Using a sub-domain in Laravel Vapor

Using a sub-domain in Laravel vapor is not trivial. Here’s how to do it.

Using a sub-domain in Laravel Vapor
This is is a short article for people using both the Php framework Laravel, and Vapor, a tool to deploy serverless applications on AWS.

The problem

Vapor is an amazing tool, that abstracts for you pretty much all the hard work of dealing of AWS. It setups the Lambdas that run your app, it creates the DNS records needed, it can setup S3 storage, DynamoDB queues, and even databases. This is all great, but there are some cases where all of this abstraction can cause some issues.
I have a domain . I manage the DNS record in a hosted zone via my AWS account A. I want to deploy an application in my AWS account B where I setup a hosted zone for
To do the deployment, I added the domain to my vapor.yml file:
Domain setting in vapor.yml
Domain setting in vapor.yml
But whenever I try to deploy, I’m getting this message:
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I tried to add the sub-domain to my vapor dashboard but it only accepts root domains. I tried to manually create an ACM certificate in the AWS account B for but unfortunately that did not help.

The solution

This solution was shared by the the Vapor support team, who’s super reactive (3-4 back and forth emails in 2 hours).

Create a dummy hosted zone for the root domain

The problem is that even though I have a certificate in AWS, Vapor isn’t aware of it. So the solution is let Vapor create the certificate. But before Vapor can create the certificate for the subdomain, Vapor needs to know the hosted zone. The hosted zone exists is in the AWS account A but it can’t be reached by Vapor, so you need to create a “dummy” one with: vapor zone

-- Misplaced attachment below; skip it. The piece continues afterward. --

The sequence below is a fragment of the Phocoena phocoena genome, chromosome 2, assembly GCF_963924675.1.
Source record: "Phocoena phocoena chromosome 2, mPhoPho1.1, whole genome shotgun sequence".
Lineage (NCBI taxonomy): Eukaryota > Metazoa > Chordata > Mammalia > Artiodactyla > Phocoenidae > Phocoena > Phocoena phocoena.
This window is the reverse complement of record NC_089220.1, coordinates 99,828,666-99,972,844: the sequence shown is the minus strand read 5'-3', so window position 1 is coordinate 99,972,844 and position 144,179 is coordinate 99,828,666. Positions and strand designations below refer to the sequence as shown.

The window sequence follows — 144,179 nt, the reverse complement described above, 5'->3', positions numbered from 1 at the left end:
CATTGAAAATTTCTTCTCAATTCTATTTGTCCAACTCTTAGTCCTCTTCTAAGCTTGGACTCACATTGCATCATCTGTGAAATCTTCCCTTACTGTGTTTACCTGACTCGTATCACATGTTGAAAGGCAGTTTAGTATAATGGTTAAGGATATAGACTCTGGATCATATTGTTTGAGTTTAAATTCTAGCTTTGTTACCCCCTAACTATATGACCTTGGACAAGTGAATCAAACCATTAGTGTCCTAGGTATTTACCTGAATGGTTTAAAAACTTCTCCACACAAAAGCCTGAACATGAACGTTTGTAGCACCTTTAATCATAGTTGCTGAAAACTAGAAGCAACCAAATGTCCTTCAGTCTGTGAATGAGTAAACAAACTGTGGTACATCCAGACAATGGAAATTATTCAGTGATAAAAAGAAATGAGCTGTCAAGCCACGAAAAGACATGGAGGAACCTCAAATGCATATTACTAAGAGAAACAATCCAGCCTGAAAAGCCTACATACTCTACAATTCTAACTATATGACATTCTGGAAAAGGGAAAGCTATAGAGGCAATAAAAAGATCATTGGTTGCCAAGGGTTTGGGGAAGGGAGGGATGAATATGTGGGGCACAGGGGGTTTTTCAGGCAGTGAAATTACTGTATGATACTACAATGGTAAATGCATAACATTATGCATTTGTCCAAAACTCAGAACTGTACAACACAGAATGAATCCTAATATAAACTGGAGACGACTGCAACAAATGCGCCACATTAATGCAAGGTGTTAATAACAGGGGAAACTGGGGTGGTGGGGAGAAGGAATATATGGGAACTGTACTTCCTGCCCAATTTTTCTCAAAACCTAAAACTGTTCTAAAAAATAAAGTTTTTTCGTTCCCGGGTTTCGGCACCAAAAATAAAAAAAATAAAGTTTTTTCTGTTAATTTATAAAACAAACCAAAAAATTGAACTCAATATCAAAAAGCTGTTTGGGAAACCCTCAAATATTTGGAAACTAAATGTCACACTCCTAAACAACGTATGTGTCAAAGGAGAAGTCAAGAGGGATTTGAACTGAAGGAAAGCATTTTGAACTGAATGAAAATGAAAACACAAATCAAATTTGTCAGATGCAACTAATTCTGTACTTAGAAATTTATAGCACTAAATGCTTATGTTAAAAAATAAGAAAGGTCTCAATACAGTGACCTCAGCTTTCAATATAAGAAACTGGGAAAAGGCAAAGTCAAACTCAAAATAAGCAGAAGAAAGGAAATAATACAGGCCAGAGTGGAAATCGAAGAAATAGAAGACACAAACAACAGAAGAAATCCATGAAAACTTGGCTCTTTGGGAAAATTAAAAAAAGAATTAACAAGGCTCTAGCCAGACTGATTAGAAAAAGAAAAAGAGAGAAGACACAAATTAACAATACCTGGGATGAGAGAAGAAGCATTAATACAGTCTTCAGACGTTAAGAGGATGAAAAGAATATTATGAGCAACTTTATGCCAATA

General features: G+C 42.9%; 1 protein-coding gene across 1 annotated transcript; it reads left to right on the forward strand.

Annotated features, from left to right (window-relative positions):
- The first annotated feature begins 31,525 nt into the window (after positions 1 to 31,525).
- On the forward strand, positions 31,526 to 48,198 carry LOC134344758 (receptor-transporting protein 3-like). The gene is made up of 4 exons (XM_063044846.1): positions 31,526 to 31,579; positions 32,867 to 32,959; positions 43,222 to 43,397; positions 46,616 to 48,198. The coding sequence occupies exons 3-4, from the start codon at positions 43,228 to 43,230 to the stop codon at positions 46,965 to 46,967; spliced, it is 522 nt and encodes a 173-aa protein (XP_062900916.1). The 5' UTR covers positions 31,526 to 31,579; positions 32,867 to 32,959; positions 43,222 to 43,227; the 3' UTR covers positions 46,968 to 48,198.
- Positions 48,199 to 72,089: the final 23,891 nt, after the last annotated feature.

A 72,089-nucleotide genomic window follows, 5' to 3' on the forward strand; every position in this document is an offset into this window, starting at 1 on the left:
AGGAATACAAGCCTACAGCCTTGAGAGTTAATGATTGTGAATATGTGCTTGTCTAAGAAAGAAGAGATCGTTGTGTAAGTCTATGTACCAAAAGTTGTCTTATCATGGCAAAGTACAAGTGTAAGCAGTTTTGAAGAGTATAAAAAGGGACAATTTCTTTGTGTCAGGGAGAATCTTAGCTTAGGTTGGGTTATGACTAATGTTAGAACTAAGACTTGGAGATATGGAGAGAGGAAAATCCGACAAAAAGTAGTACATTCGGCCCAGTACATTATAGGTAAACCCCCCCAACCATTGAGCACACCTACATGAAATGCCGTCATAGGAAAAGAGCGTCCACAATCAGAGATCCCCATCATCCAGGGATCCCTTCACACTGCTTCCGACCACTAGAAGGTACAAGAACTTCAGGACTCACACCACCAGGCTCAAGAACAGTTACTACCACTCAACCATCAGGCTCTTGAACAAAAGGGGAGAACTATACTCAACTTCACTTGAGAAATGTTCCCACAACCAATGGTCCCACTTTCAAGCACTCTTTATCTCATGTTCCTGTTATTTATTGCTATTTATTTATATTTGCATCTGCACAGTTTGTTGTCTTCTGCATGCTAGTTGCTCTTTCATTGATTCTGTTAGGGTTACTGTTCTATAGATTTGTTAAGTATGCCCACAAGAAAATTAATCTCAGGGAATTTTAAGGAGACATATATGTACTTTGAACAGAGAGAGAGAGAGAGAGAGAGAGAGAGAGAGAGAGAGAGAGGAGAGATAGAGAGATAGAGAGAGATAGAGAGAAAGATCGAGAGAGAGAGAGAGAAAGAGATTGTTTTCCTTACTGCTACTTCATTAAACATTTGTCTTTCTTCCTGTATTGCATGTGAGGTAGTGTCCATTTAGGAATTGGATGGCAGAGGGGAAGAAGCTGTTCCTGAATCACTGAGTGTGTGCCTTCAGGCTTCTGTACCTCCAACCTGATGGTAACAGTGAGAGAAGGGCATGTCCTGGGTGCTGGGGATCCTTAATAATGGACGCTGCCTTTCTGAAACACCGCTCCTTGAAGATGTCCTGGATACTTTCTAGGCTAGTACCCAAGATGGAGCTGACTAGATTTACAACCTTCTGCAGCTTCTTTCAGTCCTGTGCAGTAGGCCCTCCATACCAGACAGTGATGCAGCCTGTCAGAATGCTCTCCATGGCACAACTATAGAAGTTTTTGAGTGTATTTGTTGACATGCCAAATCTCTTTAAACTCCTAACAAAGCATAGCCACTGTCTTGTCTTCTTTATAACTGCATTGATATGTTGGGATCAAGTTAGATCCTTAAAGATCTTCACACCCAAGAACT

Creating the certificate for the sub-domain

Now that this is done we can create a certificate for the subdomain by running vapor cert . This will create a new certificate in the us-east-1 region of ACM. You can go to the AWS ACM dashboard to create the records needed in your hosted zone.

Create the DNS records in the right places

For the final step you need to go to your dummy hosted zone. Copy all DNS records for the subdomain (ending with in the hosted zone for in the AWS account B, and the rest of the records (except of course SOA, NS ect) in the hosted zone for in AWS account A. Vapor should now be aware of the subdomain certificate, and everything should be working fine.


You can now run again vapor deploy production. In the deployment console output you should see a CNAME record. Make sure to create this in the hosted zone for in the AWS account B. Note that since you can’t create CNAME records for the root of a hosted zone in route53, so you need to create an A record that’s you’re going to configure to be an alias!
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Julien Nahum

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Julien Nahum

Welcome to my blog where I share my learning bootstrapping online companies!